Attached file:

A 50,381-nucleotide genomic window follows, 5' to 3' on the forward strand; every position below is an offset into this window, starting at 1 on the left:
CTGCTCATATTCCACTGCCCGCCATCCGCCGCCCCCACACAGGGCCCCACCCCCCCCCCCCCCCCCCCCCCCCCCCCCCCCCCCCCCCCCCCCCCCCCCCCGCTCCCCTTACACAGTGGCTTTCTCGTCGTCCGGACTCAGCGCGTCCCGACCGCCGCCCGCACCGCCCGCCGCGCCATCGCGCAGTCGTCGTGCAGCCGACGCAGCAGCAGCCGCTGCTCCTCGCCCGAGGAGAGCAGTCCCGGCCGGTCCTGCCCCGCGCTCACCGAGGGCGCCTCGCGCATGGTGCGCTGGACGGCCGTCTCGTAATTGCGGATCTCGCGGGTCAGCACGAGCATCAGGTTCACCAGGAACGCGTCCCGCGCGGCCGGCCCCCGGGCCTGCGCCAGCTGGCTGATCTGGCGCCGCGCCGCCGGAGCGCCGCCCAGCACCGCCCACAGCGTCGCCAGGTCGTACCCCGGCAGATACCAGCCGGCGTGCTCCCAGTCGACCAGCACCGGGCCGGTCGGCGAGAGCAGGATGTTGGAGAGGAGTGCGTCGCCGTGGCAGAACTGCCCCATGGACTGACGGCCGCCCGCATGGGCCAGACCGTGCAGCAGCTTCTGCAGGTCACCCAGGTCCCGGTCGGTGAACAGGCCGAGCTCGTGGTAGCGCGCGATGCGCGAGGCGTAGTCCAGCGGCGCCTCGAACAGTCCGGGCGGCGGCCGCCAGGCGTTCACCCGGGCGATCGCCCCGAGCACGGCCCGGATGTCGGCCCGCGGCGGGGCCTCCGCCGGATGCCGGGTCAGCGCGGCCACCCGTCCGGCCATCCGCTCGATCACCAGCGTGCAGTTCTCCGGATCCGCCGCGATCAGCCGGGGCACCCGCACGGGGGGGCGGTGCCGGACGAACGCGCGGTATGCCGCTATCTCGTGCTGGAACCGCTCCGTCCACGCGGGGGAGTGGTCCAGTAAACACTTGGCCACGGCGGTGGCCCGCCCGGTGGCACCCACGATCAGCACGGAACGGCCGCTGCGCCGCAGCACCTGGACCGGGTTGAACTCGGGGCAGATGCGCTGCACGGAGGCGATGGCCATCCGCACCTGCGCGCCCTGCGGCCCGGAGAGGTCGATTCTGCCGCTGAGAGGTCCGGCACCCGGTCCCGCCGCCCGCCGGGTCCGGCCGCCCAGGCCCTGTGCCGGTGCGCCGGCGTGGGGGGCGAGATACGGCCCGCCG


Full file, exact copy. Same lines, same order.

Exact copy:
A 50,381-nucleotide genomic window follows, 5' to 3' on the forward strand; every position below is an offset into this window, starting at 1 on the left:
CTGCTCATATTCCACTGCCCGCCATCCGCCGCCCCCACACAGGGCCCCACCCCCCCCCCCCCCCCCCCCCCCCCCCCCCCCCCCCCCCCCCCCCCCCCCCCGCTCCCCTTACACAGTGGCTTTCTCGTCGTCCGGACTCAGCGCGTCCCGACCGCCGCCCGCACCGCCCGCCGCGCCATCGCGCAGTCGTCGTGCAGCCGACGCAGCAGCAGCCGCTGCTCCTCGCCCGAGGAGAGCAGTCCCGGCCGGTCCTGCCCCGCGCTCACCGAGGGCGCCTCGCGCATGGTGCGCTGGACGGCCGTCTCGTAATTGCGGATCTCGCGGGTCAGCACGAGCATCAGGTTCACCAGGAACGCGTCCCGCGCGGCCGGCCCCCGGGCCTGCGCCAGCTGGCTGATCTGGCGCCGCGCCGCCGGAGCGCCGCCCAGCACCGCCCACAGCGTCGCCAGGTCGTACCCCGGCAGATACCAGCCGGCGTGCTCCCAGTCGACCAGCACCGGGCCGGTCGGCGAGAGCAGGATGTTGGAGAGGAGTGCGTCGCCGTGGCAGAACTGCCCCATGGACTGACGGCCGCCCGCATGGGCCAGACCGTGCAGCAGCTTCTGCAGGTCACCCAGGTCCCGGTCGGTGAACAGGCCGAGCTCGTGGTAGCGCGCGATGCGCGAGGCGTAGTCCAGCGGCGCCTCGAACAGTCCGGGCGGCGGCCGCCAGGCGTTCACCCGGGCGATCGCCCCGAGCACGGCCCGGATGTCGGCCCGCGGCGGGGCCTCCGCCGGATGCCGGGTCAGCGCGGCCACCCGTCCGGCCATCCGCTCGATCACCAGCGTGCAGTTCTCCGGATCCGCCGCGATCAGCCGGGGCACCCGCACGGGGGGGCGGTGCCGGACGAACGCGCGGTATGCCGCTATCTCGTGCTGGAACCGCTCCGTCCACGCGGGGGAGTGGTCCAGTAAACACTTGGCCACGGCGGTGGCCCGCCCGGTGGCACCCACGATCAGCACGGAACGGCCGCTGCGCCGCAGCACCTGGACCGGGTTGAACTCGGGGCAGATGCGCTGCACGGAGGCGATGGCCATCCGCACCTGCGCGCCCTGCGGCCCGGAGAGGTCGATTCTGCCGCTGAGAGGTCCGGCACCCGGTCCCGCCGCCCGCCGGGTCCGGCCGCCCAGGCCCTGTGCCGGTGCGCCGGCGTGGGGGGCGAGATACGGCCCGCCG